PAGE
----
Recent activities in Seattle and LA and over 2000 letters sent to Quadrant CEO Peter Orser are begining to make an impact. Last week, the company issued emails signed by Mr. Orser (download a copy here).
While it’s good that he took the time to respond, he misses the central point–that Quadrant shares a responsibility to respect indigenous rights. His only real response is that “Weyerhaeuser believes issues related to treaty rights or co-management of resources must be addressed at a government-to-government level…” Essentially, says Orser, ‘this isn’t our responsibility’.
In fact, Grassy Narrows has been seeking to address its concerns at a government-to-government level for more than three decades to no tangible result and in spite of obligations imposed on provincial and federal authorities by Canadian Courts and censure from the United Nations. The summary response from government is essentially ‘this isn’t our responsibility’.
Our position? It’s time to stop buck-passing and get on with business. Weyerhaeuser, Quadrant and everyone else profiting from resource extraction on aboriginal lands share a responsibility to ensure the free, prior and informed consent from the communities in which they opperate.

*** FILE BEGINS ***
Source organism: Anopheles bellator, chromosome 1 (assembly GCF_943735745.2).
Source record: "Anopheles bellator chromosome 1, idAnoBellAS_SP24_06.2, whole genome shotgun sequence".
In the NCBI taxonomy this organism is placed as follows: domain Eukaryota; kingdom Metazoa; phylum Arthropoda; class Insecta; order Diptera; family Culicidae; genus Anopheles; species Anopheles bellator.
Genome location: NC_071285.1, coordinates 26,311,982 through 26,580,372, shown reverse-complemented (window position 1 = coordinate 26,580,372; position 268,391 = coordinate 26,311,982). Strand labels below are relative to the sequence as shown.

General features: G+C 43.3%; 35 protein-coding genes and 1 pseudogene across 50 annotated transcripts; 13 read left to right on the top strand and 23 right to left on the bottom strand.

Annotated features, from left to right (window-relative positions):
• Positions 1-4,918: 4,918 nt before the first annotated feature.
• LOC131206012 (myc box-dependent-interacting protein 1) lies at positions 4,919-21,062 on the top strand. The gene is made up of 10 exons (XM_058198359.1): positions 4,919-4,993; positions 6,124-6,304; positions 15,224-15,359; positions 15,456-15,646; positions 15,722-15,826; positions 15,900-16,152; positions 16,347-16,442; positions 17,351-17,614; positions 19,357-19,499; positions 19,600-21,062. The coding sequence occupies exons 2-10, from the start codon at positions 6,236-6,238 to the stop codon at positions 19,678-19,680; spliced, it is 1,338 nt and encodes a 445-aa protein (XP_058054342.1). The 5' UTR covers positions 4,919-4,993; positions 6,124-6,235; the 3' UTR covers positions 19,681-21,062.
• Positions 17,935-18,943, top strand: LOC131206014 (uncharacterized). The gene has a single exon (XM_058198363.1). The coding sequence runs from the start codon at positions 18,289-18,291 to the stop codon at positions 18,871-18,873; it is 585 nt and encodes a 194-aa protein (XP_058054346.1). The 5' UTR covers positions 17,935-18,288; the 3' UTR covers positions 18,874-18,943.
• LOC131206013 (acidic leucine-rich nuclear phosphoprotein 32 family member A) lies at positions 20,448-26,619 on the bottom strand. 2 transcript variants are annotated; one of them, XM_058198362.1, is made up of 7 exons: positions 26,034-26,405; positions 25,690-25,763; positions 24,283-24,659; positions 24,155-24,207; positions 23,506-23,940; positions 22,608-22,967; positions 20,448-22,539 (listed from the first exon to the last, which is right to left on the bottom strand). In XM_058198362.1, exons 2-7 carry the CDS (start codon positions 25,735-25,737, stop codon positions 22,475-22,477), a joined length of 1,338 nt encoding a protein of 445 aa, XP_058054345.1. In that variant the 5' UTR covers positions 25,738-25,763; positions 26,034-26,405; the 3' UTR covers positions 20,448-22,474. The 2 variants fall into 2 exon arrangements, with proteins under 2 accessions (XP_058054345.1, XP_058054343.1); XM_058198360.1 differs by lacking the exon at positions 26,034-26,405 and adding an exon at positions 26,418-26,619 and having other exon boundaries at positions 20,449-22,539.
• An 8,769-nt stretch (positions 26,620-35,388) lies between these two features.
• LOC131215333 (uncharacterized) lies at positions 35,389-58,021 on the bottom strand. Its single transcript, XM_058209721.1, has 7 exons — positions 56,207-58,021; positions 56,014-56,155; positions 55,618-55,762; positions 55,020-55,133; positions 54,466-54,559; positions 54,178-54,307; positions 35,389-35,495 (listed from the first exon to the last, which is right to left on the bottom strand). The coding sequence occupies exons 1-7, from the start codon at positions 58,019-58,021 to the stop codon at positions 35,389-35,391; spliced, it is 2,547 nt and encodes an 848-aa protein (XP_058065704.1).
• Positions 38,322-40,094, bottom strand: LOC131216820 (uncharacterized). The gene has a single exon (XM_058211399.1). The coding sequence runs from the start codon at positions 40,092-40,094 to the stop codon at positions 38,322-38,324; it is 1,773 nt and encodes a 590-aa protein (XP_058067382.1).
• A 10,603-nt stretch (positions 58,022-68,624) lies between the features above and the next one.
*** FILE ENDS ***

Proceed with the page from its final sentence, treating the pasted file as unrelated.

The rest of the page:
And we’re not alone. In June, the United Nations Human Rights Council voted to approve the Declaration on Human Rights. Now the Declaration needs to be adopted by the UN General Assembly. The Declaration states in part that
Indigenous peoples have the right to determine and develop priorities and strategies for the development or use of their lands, territories and other resources, including the right to require that States obtain their free and informed consent prior to the approval of any project affecting their lands, territories and other resources, particularly in connection with the development, utilization or exploitation of mineral, water or other resources.
Significantly, Canada voted against the deal–a move that drew international criticism. Even the stalwart free-marketeers over at The Economist recognize what the magazine recently called the “failure of Canada’s policies towards its aboriginal people”.
So, if haven’t yet, consider responding to Mr. Orser about what he calls his “full support of the steps that Weyerhaeuser has taken to resolve these issues.”